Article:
To Be, or Not to Be? Depends on the Translation

Kyle Kaplan ’15

Arts Editor 

Beginning Friday, March 7,and concluding on Sunday, March 9, Shakespeare connoisseurs from all over the world gathered at the University of Massachusetts, Amherst. UMass’s first international Shakespeare conference, entitled “International Shakespeare: Translation, Adaptation, and Performance,” invited students from the Five Colleges for three days of panels and discussions.

Addressed were the ways in which translation can affect the meanings of Shakespeare’s plays. Ashlynn August ’15, an aspiring archivist, found the conference’s last panel particularly relevant to her studies at Smith: “One of the panelists talked a lot about digital archives. These can make primary historical documents accessible to people all over the world.” She went on to say, “Since I work with digital archives, it was interesting to hear [how] this affects scholarship on Shakespeare.”

This last panel, chaired by UMass professors Anna-Claire Simpson and Alison Bowie, was comprised of two panelists. Each presented a paper on how contemporary audiences experience Shakespeare, depending on either its translation or the form in which it is introduced to them. Professor Gabriele Blaikner-Hohenwart of the University of Salzburg, Austria, was the first to speak: her paper, “On the Reception of ‘Macbeth’: Ionesco’s ‘Macbett’,” emphasized on how current productions of “Macbeth” are adapting its plot. Plays such as “Sleep No More”, an interactive performance in New York, use the story of “Macbeth” – but not the lines. In fact, the actors are silent the entire time. “It focuses specifically on performative aspects,” Blaikner-Hohenwart said. “Sleep No More” is set in a block of warehouses renamed the McKittrick Hotel; scenes from “Macbeth” take place in its various rooms, and because the audience can explore at will, each member will essentially leave with their own version of “Macbeth.”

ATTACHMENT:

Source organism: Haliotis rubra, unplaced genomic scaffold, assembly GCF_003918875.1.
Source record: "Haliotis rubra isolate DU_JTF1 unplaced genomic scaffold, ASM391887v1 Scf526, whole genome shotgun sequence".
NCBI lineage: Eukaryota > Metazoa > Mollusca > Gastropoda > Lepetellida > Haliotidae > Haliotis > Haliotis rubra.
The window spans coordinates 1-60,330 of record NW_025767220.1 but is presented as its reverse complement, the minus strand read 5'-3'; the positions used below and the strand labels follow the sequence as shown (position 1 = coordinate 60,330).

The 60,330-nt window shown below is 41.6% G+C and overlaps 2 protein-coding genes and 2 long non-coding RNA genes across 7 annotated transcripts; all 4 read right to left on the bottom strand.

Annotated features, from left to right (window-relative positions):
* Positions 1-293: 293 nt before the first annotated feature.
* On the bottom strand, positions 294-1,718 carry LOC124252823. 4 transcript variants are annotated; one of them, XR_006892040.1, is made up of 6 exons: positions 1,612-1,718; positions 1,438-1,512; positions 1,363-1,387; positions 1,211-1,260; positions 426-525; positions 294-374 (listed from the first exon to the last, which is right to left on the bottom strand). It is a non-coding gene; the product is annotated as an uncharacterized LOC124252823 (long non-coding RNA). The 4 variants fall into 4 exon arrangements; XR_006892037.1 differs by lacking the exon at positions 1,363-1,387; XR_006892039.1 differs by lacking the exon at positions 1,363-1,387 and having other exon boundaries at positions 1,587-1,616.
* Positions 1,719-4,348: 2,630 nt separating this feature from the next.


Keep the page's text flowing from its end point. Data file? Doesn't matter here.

The next panelist to speak, Professor Shreyosi Mukherjee of the National University of Singapore, presented her paper, “Digitized Shakespeare and Networked Histories: Studying an Online Archive, War Memories and the New ‘Knowledgescape’,” over Skype. A research scholar at the Asian Shakespeare Intercultural Archive, Mukherjee observed that digital archives are “extensions of our everyday lives.” Analyzing the relationship between war experiences and certain themes in Shakespeare’s plays, she explained how online archives grant those who have survived wars critical tools for identification in well-known narratives. Mukherjee also talked about how Shakespeare classics like “Romeo and Juliet” can be staged for a Singaporean audience because of the efforts of digital archivists: “The digital archivist creates an avenue for making meaning for plays like ‘Romeo and Juliet’ that were not previously possible.”

August said she appreciated how the conference, which was free for Five College students, gave her the opportunity to hear the opinions of Shakespeare scholars from different countries. She explained, “It was interesting to hear how Shakespeare is being studied in other parts of the world, not just America. It was also interesting to think how the cathartic value of plays like ‘Romeo and Juliet’ or ‘Hamlet’ [differs] from culture to culture. ” As this conference provided insight into the work of Shakespeare scholars today, we can hope it is only the first of many.

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